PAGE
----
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CIA Archives: Vietnam War - Battle of Ia Drang Valley (1965 Documentary Film)

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Опубликовал: Вячеслав 21.04.2012 23:00:00
DVD: http://www.amazon.com/gp/product/B000UWK7II/ref=as_li_tf_tl?ie=UT...
DVD: http://www.amazon.com/gp/product/B000UWK7II/ref=as_li_tf_tl?ie=UTF8&tag=doc06-20&linkCode=as2&camp=217153&creative=399701&creativeASIN=B000UWK7II


The Battle of Ia Drang was the first major battle between the United States Army and the People's Army of Vietnam (PAVN) (referred to by U.S. fighting units as the North Vietnamese Army (NVA) during the Vietnam War).

The two-part battle took place between November 14 and November 18, 1965, at two landing zones (LZs) northwest of Plei Me in the Central Highlands of South Vietnam (approximately 35 miles south-west of Pleiku). The battle derives its name from the Drang River which runs through the valley northwest of Plei Me, in which the engagement took place. "Ia" means "river" in the local Montagnard language.

Representing the American forces were elements of the 1st Battalion and 2nd Battalion of the 7th Cavalry Regiment, and the 5th Cavalry Regiment of the United States Army. The North Vietnamese forces included the 66th and 1st battalion/33rd Regiments of the NVA as well National Liberation Front (NLF) (known world wide as the Viet Cong) of the H15 Battalion. The battle featured close air support by U.S. bombers. Both sides suffered heavy losses and both claimed victory. The U.S. lost 234 dead, with 242 wounded; November 17 was the deadliest ambush for Americans in the entire Vietnam War, with 155 men killed and 126 men wounded.

The battle is the subject of the critically acclaimed book We Were Soldiers Once... And Young by Harold G. Moore and Joseph L. Galloway. In 2002, Randall Wallace depicted the first part of the battle in the film We Were Soldiers starring Mel Gibson and Barry Pepper as Moore and Galloway, respectively. The National Geographic Channel has also aired a program titled "Day Under Fire: Vietnam War" which focuses mainly on the battle of Ia Drang.

Throughout 1963 and 1964 a series of political and military mishaps had seriously affected the capabilities of the Army of the Republic of Vietnam (ARVN) main forces in South Vietnam. ARVN commanders were initially under direct orders by President Ngo Dinh Diem to avoid pitched combat at all costs, allowing the NLF (VC) forces (known around the world as the Viet Cong, or simply "VC") to train and grow without significant opposition, despite losing several leaders to CIA search and destroy squads which relied heavily on rocket attacks using attack helicopters. Even after Diem's overthrow in a 1963 coup, the new military leadership largely consisted of commanders put in place by Diem prior to the coup. They showed equal lack of interest in fighting the NLF, spending their time in a series of coups and counter-coups.

In this vacuum the NLF (VC) units were able to mount increasingly larger military operations. At first these were limited to building up larger formations (battalions and regiments) but by late 1964 they had evolved into an all-out war against ARVN units, which they outperformed in all ways. By early 1965 the majority of rural South Vietnam was under limited VC control, increasingly supported by NVA regulars from North Vietnam. By 1965 ARVN units in the field were hopelessly outclassed and being ambushed and slaughtered.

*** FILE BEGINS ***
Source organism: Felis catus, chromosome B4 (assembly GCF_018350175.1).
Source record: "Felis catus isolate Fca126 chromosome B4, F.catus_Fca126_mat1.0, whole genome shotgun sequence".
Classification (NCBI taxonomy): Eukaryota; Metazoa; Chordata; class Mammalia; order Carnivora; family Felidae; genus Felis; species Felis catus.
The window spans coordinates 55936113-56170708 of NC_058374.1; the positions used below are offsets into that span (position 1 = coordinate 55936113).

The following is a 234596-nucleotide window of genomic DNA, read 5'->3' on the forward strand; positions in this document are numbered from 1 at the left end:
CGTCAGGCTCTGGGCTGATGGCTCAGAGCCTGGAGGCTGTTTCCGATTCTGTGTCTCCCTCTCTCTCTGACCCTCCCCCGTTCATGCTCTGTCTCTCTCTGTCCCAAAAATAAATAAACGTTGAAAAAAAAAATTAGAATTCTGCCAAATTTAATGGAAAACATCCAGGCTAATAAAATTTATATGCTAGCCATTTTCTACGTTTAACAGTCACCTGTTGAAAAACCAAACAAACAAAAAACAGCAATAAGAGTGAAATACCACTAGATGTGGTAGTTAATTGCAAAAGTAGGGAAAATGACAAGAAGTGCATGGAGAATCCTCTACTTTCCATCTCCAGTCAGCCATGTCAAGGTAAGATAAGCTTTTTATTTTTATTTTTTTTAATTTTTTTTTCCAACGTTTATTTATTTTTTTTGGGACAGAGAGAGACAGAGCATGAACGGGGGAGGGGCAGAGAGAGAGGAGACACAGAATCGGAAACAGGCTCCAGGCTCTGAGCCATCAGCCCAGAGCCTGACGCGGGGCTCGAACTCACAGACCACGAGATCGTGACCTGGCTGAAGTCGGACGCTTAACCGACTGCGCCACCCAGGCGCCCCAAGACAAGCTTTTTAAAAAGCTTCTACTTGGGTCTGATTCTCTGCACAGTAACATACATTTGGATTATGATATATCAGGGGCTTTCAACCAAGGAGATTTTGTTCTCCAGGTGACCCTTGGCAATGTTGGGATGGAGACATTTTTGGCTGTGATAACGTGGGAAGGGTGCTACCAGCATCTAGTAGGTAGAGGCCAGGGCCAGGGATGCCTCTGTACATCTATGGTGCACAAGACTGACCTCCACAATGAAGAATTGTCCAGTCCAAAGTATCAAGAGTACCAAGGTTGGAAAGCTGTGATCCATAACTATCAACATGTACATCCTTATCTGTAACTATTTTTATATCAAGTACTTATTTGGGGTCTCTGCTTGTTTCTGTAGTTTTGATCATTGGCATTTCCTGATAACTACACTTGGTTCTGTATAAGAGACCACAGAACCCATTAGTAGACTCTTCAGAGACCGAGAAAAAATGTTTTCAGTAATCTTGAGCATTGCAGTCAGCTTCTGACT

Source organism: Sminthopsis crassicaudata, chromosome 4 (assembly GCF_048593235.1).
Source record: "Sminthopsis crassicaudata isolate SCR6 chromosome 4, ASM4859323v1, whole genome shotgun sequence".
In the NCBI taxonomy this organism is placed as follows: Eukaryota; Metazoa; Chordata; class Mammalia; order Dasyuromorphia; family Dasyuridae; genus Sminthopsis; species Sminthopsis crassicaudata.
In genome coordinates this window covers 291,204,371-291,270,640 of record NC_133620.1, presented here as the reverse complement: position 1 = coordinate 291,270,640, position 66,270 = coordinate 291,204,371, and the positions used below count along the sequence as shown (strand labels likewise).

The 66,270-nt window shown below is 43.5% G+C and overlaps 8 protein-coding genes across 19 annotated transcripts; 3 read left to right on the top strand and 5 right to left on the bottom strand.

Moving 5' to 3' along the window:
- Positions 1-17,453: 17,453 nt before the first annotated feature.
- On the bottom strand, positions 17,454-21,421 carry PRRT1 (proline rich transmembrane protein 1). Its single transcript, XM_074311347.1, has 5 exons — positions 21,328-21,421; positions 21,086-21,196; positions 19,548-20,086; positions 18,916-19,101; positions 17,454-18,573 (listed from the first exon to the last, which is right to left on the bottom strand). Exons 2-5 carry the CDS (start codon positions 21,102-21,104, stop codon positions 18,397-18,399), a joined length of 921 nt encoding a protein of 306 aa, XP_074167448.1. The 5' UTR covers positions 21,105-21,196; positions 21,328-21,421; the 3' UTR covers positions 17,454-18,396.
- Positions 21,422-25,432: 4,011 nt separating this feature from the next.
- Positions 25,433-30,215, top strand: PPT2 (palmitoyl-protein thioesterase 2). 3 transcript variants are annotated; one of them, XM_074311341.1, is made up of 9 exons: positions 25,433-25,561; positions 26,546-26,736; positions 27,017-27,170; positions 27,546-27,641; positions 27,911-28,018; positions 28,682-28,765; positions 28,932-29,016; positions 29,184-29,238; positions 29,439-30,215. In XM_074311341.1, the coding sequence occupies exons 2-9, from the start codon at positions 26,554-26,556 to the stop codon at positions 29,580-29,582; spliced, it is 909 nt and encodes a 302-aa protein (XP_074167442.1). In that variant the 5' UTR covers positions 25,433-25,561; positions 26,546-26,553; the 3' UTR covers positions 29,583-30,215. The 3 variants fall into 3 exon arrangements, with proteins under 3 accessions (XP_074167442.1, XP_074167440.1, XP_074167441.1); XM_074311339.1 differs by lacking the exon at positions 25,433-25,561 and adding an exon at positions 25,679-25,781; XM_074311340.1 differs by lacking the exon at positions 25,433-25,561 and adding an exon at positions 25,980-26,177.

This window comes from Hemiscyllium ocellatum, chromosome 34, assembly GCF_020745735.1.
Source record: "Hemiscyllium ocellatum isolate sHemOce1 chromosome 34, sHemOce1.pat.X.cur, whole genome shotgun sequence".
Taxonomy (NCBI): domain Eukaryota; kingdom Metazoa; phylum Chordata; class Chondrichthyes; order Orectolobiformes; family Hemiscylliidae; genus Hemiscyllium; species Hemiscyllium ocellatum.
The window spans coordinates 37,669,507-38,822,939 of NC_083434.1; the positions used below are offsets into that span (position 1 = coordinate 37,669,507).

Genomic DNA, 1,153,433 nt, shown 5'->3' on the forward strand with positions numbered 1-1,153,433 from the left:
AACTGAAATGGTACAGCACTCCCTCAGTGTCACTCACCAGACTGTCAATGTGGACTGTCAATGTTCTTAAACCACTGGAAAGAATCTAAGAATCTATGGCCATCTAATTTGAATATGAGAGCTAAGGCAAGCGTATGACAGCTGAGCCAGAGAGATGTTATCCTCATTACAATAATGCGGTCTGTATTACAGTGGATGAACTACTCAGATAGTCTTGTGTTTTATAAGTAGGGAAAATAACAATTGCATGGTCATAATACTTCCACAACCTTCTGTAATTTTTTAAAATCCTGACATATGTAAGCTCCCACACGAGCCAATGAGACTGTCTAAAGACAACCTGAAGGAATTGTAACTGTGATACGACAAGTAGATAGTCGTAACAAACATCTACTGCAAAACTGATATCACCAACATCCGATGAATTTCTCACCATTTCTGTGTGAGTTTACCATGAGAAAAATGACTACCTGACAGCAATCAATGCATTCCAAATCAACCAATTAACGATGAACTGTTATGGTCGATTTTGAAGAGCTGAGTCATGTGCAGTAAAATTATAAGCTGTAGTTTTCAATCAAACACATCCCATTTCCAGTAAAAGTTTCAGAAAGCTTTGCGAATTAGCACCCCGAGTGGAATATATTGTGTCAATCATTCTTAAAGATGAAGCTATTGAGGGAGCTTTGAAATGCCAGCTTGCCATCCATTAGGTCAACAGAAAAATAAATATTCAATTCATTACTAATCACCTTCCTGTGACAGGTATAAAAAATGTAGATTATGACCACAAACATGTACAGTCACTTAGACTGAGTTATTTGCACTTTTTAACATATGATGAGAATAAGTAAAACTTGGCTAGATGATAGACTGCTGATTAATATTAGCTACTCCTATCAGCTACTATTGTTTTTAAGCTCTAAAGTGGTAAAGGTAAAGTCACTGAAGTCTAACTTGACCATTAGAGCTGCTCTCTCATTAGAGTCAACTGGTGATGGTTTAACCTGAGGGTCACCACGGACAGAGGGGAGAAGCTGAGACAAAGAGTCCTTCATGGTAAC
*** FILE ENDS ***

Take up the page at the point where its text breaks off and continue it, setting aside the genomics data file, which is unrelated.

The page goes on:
U.S. advisers in the field had long been pushing for the ARVN forces to be "taken over" by U.S. commanders. In addition to actually getting the men to fight (something they generally seemed willing to do when well-led) the better training and leadership of the U.S. command was expected to be more than enough to make up for the existing deficiencies in the ARVN command. However, the newly-appointed commander of the Vietnam efforts, General William Westmoreland, felt the direct application of U.S. forces was a more appropriate solution; perhaps the ARVN units would not fight, but the same was certainly not true of U.S. Army regulars. By early 1965 he had secured the commitment of upwards of 300,000 U.S. regulars from Lyndon B. Johnson, and was actively trying to get them into the field as soon as possible. Buildup of combat-ready forces took place throughout the summer of 1965.

By 1965, the VC forces were in nominal control of most of the countryside and had set up a major military infrastructure in the Central Highlands, to the northeast of the Saigon region. Vietnamese communist forces had operated in this area during the previous decade in their war against the French, winning a notable victory at the Battle of Mang Yang Pass in 1954. There were few reliable roads into the area, making it an ideal place for the communist forces to form bases that were relatively immune from attack by the generally road-bound ARVN forces. During 1965 large groups of North Vietnamese regulars of the PAVN moved into the area in order to conduct major offensive operations. Attacks to the southwest from these bases threatened to cut South Vietnam in two.

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